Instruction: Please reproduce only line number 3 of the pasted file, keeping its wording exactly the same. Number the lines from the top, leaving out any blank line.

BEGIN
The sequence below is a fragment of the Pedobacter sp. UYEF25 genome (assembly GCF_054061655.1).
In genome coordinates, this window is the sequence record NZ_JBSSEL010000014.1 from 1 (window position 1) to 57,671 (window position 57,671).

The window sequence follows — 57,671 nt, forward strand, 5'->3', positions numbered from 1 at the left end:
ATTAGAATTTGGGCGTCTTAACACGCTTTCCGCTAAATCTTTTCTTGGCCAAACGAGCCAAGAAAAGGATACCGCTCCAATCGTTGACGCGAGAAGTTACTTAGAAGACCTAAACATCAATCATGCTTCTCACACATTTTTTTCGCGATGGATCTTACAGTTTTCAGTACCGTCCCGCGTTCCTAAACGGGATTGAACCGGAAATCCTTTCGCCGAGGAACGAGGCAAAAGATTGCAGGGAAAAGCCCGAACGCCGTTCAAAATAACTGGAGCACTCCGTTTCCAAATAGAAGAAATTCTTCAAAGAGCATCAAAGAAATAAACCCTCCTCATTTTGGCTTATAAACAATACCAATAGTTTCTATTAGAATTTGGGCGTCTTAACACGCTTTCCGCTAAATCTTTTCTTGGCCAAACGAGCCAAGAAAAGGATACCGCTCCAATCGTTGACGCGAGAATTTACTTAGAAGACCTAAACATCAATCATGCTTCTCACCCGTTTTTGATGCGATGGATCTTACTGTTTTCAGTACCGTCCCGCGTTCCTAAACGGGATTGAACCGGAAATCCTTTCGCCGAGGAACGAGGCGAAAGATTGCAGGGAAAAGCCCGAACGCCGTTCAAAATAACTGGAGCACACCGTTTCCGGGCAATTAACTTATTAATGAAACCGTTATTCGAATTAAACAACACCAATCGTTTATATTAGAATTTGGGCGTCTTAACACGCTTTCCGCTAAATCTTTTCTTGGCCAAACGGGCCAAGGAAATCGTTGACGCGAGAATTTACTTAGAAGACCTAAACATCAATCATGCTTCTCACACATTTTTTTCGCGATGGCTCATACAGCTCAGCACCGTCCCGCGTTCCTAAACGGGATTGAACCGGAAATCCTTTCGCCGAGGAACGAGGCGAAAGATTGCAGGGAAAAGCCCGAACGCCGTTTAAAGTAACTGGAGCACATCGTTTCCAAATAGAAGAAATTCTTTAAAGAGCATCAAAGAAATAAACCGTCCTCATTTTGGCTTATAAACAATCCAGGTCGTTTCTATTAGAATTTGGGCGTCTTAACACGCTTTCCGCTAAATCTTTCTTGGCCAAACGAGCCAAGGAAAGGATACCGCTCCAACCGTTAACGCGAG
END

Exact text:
The window sequence follows — 57,671 nt, forward strand, 5'->3', positions numbered from 1 at the left end: